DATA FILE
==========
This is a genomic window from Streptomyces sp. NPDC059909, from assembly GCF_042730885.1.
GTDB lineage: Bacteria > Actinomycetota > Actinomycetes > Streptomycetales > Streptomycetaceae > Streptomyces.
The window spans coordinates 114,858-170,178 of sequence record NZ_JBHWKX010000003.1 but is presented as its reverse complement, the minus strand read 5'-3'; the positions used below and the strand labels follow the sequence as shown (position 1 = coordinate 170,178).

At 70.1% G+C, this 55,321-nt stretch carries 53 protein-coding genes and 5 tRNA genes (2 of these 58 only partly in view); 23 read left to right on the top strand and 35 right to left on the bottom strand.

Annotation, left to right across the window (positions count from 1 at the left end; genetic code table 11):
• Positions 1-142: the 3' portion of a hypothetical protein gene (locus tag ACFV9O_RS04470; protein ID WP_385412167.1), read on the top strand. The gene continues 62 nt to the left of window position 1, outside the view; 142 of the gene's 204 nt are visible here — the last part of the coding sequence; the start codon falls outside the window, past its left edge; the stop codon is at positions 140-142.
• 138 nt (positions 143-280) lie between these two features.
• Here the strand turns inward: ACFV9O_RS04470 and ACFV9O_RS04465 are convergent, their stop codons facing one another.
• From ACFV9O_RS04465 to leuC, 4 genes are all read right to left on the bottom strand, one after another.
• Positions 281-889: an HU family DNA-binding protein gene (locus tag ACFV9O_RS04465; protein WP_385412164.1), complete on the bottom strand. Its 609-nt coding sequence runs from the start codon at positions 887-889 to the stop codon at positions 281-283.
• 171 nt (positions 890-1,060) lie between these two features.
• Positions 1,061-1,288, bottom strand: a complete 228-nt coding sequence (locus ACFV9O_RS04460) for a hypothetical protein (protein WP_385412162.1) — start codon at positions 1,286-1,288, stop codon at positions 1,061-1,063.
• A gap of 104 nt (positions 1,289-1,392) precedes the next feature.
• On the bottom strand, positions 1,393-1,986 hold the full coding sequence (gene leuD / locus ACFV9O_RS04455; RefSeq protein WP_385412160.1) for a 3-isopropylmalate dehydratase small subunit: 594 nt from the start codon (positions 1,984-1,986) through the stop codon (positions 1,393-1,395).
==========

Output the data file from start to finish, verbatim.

This is a genomic window from Streptomyces sp. NPDC059909, from assembly GCF_042730885.1.
GTDB lineage: Bacteria > Actinomycetota > Actinomycetes > Streptomycetales > Streptomycetaceae > Streptomyces.
The window spans coordinates 114,858-170,178 of sequence record NZ_JBHWKX010000003.1 but is presented as its reverse complement, the minus strand read 5'-3'; the positions used below and the strand labels follow the sequence as shown (position 1 = coordinate 170,178).

At 70.1% G+C, this 55,321-nt stretch carries 53 protein-coding genes and 5 tRNA genes (2 of these 58 only partly in view); 23 read left to right on the top strand and 35 right to left on the bottom strand.

Annotation, left to right across the window (positions count from 1 at the left end; genetic code table 11):
• Positions 1-142: the 3' portion of a hypothetical protein gene (locus tag ACFV9O_RS04470; protein ID WP_385412167.1), read on the top strand. The gene continues 62 nt to the left of window position 1, outside the view; 142 of the gene's 204 nt are visible here — the last part of the coding sequence; the start codon falls outside the window, past its left edge; the stop codon is at positions 140-142.
• 138 nt (positions 143-280) lie between these two features.
• Here the strand turns inward: ACFV9O_RS04470 and ACFV9O_RS04465 are convergent, their stop codons facing one another.
• From ACFV9O_RS04465 to leuC, 4 genes are all read right to left on the bottom strand, one after another.
• Positions 281-889: an HU family DNA-binding protein gene (locus tag ACFV9O_RS04465; protein WP_385412164.1), complete on the bottom strand. Its 609-nt coding sequence runs from the start codon at positions 887-889 to the stop codon at positions 281-283.
• 171 nt (positions 890-1,060) lie between these two features.
• Positions 1,061-1,288, bottom strand: a complete 228-nt coding sequence (locus ACFV9O_RS04460) for a hypothetical protein (protein WP_385412162.1) — start codon at positions 1,286-1,288, stop codon at positions 1,061-1,063.
• A gap of 104 nt (positions 1,289-1,392) precedes the next feature.
• On the bottom strand, positions 1,393-1,986 hold the full coding sequence (gene leuD / locus ACFV9O_RS04455; RefSeq protein WP_385412160.1) for a 3-isopropylmalate dehydratase small subunit: 594 nt from the start codon (positions 1,984-1,986) through the stop codon (positions 1,393-1,395).